The Vehicle and Driver of China's Cultural Diplomacy: Global Vision Vs. Localised Practice

  • Liu, Xin (School of Language and Global Studies, University of Central Lancashire)
  • Published : 2018.06.30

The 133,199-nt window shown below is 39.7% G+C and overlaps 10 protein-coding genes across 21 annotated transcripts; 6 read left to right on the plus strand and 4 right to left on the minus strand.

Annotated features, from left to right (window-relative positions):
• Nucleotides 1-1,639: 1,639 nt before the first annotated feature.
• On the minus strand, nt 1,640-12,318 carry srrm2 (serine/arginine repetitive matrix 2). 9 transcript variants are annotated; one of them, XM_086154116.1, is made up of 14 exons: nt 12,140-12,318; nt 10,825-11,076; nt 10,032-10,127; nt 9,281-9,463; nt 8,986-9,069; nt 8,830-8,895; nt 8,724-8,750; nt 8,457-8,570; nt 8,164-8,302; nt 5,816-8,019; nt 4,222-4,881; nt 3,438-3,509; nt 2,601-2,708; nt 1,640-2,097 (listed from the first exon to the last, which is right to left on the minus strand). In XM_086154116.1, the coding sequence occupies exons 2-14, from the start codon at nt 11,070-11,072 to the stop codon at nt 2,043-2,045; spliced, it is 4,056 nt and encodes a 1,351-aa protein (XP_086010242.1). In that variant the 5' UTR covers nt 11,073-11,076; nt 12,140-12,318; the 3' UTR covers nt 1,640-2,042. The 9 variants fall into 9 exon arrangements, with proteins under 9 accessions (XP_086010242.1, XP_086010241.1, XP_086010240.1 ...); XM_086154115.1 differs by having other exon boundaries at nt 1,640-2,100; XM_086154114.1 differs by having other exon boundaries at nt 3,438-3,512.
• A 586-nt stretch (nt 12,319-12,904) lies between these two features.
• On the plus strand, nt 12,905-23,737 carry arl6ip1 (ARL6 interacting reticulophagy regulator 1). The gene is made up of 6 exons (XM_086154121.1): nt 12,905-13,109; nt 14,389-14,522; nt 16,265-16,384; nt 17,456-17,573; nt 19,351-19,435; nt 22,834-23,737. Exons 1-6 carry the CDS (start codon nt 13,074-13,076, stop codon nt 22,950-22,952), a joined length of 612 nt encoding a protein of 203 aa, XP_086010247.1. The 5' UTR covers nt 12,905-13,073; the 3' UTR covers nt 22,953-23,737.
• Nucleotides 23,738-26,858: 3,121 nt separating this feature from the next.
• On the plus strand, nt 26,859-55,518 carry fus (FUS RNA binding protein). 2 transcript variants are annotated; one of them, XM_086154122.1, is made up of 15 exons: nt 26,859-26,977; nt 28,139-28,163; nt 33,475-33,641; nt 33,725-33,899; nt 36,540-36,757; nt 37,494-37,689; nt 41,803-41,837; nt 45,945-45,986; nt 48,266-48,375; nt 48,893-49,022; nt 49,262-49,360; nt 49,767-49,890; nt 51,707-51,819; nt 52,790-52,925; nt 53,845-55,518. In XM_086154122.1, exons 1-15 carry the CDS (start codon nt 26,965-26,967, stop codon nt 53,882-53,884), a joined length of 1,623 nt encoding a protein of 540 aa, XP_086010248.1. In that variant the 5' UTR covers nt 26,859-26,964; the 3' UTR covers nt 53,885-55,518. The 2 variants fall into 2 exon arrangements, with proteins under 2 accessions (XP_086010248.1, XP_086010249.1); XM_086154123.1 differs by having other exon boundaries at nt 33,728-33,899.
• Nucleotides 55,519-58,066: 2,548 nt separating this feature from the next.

China's cultural diplomacy is mostly understood as an endeavour to build and project soft power, which draws on three sources of 'culture, political values and foreign policy' according to Nye. This paper focuses on the debates about the vehicle and agents of China's cultural diplomacy. It starts with a theoretical discussion of the competing views in the Chinese context, and develops an argument that the vehicle of China's cultural diplomacy tries to project soft power on two wheels of culture and political values, to serve the purpose of reshaping China's image away from being the 'cultural other' and 'ideological other' respectively. However, the state-led approach to driving this vehicle is generating some side effects with its sponsorship, censorship and presence in the driver's seat. Then the paper analyses the inherent tensions existing in practice both between the two sources of building soft power and between the two means of doing so, attraction and persuasion, with empirical evidence through a comparative case study of the Confucius Institutes in the US and South Korea. The finding shows that China's attempt at reshaping its image as an Eastern cultural contestant is often disrupted by its authoritarian political values, and the state-led persuasion is often reducing China's cultural attraction. Following this, the paper finishes with some recommendations regarding evolving the cultural diplomacy approach from a vertical one that is government-centred to a horizontal one that is network-based with multiple agents, and localising its practice by engaging the target audiences as stakeholders.


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